The arrival of rookie wide receiver Darrius Heyward-Bey was met with much criticism as he was taken ahead of the more heralded Michael Crabtree. Now, Crabtree has yet to sign with the 49ers, and Heyward-Bey is set to start Monday night's opener against the San Diego Chargers.
Heyward-Bey's preseason play was met with mixed reviews. Slowed by a hamstring injury, Heyward-Bey showed only flashes of his game-breaking speed, but as Raider fans saw in the very first pass attempt of the preseason against Dallas, the very threat of Heyward-Bey's speed is enough for defensive secondaries to think twice about consistently playing in the box.
The one receiver Raider Nation expects to be a consistent presence is second-year man Chaz Schilens.
A former seventh-round draft pick out of San Diego State, Schilens was a pleasant surprise last season, and he was able to carry those good vibes on into the offseason. During spring camp, Schilens was one of the most consistent performers on the team, and his play earned him high praise from the staff.
Although Schilens will be out until Week Two with a broken foot, the team fully expects the 6'4" wideout to reclaim his starting role once he returns to full health. Schilens might not be the same dynamic athlete as a Heyward-Bey or Johnnie Lee Higgins, but he is the team's best pure receiver, and he should be a favorite target of Russell's once he returns.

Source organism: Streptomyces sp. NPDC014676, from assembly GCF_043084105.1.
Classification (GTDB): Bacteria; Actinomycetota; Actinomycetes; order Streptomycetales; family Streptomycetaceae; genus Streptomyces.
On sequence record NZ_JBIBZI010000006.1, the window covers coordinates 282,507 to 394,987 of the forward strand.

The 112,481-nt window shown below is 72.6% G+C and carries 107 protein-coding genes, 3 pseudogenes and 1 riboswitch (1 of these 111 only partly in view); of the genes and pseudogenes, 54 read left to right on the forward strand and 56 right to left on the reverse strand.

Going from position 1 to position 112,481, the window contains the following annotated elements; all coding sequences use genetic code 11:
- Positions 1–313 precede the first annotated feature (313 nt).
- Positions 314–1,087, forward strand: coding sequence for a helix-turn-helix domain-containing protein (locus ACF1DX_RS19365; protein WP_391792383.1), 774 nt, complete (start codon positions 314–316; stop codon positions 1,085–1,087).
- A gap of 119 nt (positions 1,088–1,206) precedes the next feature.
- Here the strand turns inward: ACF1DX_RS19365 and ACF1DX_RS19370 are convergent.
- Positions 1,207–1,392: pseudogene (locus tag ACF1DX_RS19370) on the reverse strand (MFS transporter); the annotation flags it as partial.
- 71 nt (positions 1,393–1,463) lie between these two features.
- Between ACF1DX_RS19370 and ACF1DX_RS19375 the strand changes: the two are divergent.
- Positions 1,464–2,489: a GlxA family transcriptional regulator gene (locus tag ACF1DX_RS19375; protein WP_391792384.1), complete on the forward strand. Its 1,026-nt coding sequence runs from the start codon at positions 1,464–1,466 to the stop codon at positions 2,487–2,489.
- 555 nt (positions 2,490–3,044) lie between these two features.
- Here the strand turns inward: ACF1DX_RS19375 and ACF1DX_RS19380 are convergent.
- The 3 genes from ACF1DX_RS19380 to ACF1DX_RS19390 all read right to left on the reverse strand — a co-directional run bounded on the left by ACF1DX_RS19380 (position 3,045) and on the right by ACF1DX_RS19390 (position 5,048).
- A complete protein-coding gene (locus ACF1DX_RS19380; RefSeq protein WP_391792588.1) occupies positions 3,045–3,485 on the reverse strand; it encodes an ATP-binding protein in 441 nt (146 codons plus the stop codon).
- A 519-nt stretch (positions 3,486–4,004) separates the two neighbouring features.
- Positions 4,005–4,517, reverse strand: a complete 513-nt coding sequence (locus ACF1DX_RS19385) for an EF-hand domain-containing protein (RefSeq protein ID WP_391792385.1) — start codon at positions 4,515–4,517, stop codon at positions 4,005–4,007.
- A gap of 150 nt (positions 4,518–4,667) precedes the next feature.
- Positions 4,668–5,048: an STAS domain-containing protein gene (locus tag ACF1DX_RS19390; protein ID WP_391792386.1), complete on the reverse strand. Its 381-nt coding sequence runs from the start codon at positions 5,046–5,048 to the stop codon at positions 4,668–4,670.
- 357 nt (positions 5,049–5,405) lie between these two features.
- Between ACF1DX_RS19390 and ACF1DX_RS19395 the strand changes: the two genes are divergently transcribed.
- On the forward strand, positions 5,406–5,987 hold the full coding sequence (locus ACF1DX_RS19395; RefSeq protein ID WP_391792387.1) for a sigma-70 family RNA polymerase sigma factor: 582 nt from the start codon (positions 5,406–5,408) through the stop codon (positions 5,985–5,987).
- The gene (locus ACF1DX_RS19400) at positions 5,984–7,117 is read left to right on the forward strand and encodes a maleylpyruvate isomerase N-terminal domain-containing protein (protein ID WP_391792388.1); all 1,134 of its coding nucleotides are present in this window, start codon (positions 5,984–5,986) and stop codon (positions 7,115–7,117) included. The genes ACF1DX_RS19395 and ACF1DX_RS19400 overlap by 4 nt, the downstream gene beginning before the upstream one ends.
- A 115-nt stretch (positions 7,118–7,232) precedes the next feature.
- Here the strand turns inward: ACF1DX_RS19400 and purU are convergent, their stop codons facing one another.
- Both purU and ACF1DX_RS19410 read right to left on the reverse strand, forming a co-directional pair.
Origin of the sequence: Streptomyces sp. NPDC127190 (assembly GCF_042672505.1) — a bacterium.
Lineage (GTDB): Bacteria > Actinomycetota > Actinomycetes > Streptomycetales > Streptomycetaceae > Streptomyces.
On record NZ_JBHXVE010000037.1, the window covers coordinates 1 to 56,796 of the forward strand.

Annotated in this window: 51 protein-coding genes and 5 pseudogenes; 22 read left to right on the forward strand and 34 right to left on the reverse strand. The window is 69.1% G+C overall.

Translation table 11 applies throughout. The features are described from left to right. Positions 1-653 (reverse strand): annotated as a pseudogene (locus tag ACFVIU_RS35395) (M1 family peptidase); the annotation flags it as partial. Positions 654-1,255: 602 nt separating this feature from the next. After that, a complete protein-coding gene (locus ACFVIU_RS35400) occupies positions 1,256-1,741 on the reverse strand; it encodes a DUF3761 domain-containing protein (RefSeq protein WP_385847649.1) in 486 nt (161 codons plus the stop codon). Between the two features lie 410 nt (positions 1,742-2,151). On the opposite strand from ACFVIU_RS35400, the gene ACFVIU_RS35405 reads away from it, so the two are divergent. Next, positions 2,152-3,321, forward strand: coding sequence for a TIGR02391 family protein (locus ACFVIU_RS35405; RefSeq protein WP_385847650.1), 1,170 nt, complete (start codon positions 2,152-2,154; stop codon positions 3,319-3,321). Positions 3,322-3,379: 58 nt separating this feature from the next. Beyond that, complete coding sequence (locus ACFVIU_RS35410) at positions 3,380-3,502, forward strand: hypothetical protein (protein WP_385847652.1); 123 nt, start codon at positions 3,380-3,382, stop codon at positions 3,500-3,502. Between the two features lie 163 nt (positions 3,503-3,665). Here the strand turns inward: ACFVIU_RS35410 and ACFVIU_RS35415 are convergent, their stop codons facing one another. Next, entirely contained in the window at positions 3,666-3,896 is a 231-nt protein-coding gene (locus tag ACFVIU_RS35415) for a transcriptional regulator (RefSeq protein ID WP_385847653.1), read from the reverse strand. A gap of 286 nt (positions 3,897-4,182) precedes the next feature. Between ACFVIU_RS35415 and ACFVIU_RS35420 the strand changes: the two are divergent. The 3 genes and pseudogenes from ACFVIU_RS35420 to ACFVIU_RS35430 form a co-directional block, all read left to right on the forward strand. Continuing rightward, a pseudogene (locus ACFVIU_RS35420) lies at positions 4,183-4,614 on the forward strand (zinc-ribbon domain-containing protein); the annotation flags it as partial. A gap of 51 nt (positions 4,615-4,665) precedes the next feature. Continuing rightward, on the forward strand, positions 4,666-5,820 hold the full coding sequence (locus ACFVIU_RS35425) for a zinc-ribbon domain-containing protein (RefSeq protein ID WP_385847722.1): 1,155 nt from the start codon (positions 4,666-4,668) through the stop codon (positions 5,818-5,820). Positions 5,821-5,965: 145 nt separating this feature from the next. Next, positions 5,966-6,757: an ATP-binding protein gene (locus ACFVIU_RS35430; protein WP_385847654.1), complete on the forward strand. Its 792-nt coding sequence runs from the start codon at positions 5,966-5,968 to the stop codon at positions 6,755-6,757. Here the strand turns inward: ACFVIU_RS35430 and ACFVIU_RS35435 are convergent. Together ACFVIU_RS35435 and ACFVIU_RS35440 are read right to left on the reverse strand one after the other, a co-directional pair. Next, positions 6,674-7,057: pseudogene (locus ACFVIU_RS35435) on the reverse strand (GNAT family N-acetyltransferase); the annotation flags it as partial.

For all the optimism on offense, the defense is still a glaring concern. Outside of corner back Nnamdi Asomugha and linebackers Kirk Morrison and Thomas Howard, there aren't many sure things on the defense.
True, veteran Greg Ellis was a nice addition and the play of youngsters like Desmond Bryant, Jon Alston and Ricky Brown were very encouraging. However, the Raiders' defense, as a unit, left more questions than they answered during the preseason.
Run defense remains a serious issue as evidenced by the defense's disastrous performance against the Saints in the third game of the preseason. Like last year, the Raiders' defense hasn't shown that it can stop the run, control a drive, or do something as simple and fundamental as making consistent tackles.
While there are many positives to take from this team, the one thing that can potentially derail a promising season is the run defense. Unfortunately, the preseason has come and gone, and defensive coordinator John Marshall is left with less than a week to prepare for the Chargers' duo of LaDainian Tomlinson and Darren Sproles.
Obviously, the unit is still a work in progress, and if the Raiders hope to eclipse last year's five win total, defense has to be the major point of emphasis in the staff's preparation and team practice.
Expectations are high, as they always are in Oakland, but the reality of the past six seasons has shaped Raider Nation's optimism into a carefully-guarded one. There are still so many questions that have yet to be answered, and it seems the preseason only prompted more to be asked.
It remains to be seen how good this team can be, but the first three games of the season will prove to be the most pivotal in shaping the 2009-2010 Oakland Raiders. The Raiders face each of their AFC West foes, and the first three games will go a long way in determining how the Raiders will fare the rest of the way.
In a weak AFC West, the Raiders have their best chance to finish in the top half of the division for the first since 2002, and lay the groundwork for the next few years. No one is expecting the Raiders to win the division, but for such a young team that is still growing, a second place finish with more wins than they've had in six seasons would go a long way in developing a winner in Oakland.
The 2009-2010 season might be the most important one in Oakland in a long while. Here's to a successful campaign and a re-commitment to excellence. Just win, baby!